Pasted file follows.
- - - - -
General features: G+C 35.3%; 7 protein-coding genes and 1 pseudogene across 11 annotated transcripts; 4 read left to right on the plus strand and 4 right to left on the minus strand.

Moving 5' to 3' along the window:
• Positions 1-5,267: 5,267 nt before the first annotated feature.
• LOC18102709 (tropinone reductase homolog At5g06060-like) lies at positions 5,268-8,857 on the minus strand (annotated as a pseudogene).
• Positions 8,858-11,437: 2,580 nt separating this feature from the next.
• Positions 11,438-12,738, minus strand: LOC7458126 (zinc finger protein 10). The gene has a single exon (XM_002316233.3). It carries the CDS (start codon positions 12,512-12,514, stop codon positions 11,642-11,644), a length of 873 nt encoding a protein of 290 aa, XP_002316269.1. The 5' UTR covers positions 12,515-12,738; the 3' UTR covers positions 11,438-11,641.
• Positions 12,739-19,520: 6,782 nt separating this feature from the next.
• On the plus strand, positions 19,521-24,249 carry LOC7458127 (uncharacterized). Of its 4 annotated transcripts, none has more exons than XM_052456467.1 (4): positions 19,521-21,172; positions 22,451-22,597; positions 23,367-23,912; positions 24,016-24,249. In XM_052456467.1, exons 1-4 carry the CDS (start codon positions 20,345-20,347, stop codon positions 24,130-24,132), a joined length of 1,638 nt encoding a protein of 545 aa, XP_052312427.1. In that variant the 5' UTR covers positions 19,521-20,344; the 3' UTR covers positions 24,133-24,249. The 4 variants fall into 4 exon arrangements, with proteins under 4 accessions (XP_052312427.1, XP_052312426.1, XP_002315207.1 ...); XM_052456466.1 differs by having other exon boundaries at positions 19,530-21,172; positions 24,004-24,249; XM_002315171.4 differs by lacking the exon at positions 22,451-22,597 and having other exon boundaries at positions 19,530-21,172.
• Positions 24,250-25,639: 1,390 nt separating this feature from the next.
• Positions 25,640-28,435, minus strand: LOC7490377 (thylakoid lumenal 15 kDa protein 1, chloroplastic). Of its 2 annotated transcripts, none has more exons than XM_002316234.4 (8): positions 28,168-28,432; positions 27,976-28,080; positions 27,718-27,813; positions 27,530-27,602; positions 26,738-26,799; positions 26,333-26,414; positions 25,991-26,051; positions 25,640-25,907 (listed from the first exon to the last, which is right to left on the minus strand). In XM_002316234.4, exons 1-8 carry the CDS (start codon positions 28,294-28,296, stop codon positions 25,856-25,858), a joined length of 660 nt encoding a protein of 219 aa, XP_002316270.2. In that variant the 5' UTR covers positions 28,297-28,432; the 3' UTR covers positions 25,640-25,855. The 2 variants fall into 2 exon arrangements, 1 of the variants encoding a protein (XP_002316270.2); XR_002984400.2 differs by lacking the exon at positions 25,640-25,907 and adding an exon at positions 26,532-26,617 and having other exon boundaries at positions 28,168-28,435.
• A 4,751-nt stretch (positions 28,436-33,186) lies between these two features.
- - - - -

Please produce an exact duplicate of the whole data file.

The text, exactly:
General features: G+C 35.3%; 7 protein-coding genes and 1 pseudogene across 11 annotated transcripts; 4 read left to right on the plus strand and 4 right to left on the minus strand.

Moving 5' to 3' along the window:
• Positions 1-5,267: 5,267 nt before the first annotated feature.
• LOC18102709 (tropinone reductase homolog At5g06060-like) lies at positions 5,268-8,857 on the minus strand (annotated as a pseudogene).
• Positions 8,858-11,437: 2,580 nt separating this feature from the next.
• Positions 11,438-12,738, minus strand: LOC7458126 (zinc finger protein 10). The gene has a single exon (XM_002316233.3). It carries the CDS (start codon positions 12,512-12,514, stop codon positions 11,642-11,644), a length of 873 nt encoding a protein of 290 aa, XP_002316269.1. The 5' UTR covers positions 12,515-12,738; the 3' UTR covers positions 11,438-11,641.
• Positions 12,739-19,520: 6,782 nt separating this feature from the next.
• On the plus strand, positions 19,521-24,249 carry LOC7458127 (uncharacterized). Of its 4 annotated transcripts, none has more exons than XM_052456467.1 (4): positions 19,521-21,172; positions 22,451-22,597; positions 23,367-23,912; positions 24,016-24,249. In XM_052456467.1, exons 1-4 carry the CDS (start codon positions 20,345-20,347, stop codon positions 24,130-24,132), a joined length of 1,638 nt encoding a protein of 545 aa, XP_052312427.1. In that variant the 5' UTR covers positions 19,521-20,344; the 3' UTR covers positions 24,133-24,249. The 4 variants fall into 4 exon arrangements, with proteins under 4 accessions (XP_052312427.1, XP_052312426.1, XP_002315207.1 ...); XM_052456466.1 differs by having other exon boundaries at positions 19,530-21,172; positions 24,004-24,249; XM_002315171.4 differs by lacking the exon at positions 22,451-22,597 and having other exon boundaries at positions 19,530-21,172.
• Positions 24,250-25,639: 1,390 nt separating this feature from the next.
• Positions 25,640-28,435, minus strand: LOC7490377 (thylakoid lumenal 15 kDa protein 1, chloroplastic). Of its 2 annotated transcripts, none has more exons than XM_002316234.4 (8): positions 28,168-28,432; positions 27,976-28,080; positions 27,718-27,813; positions 27,530-27,602; positions 26,738-26,799; positions 26,333-26,414; positions 25,991-26,051; positions 25,640-25,907 (listed from the first exon to the last, which is right to left on the minus strand). In XM_002316234.4, exons 1-8 carry the CDS (start codon positions 28,294-28,296, stop codon positions 25,856-25,858), a joined length of 660 nt encoding a protein of 219 aa, XP_002316270.2. In that variant the 5' UTR covers positions 28,297-28,432; the 3' UTR covers positions 25,640-25,855. The 2 variants fall into 2 exon arrangements, 1 of the variants encoding a protein (XP_002316270.2); XR_002984400.2 differs by lacking the exon at positions 25,640-25,907 and adding an exon at positions 26,532-26,617 and having other exon boundaries at positions 28,168-28,435.
• A 4,751-nt stretch (positions 28,436-33,186) lies between these two features.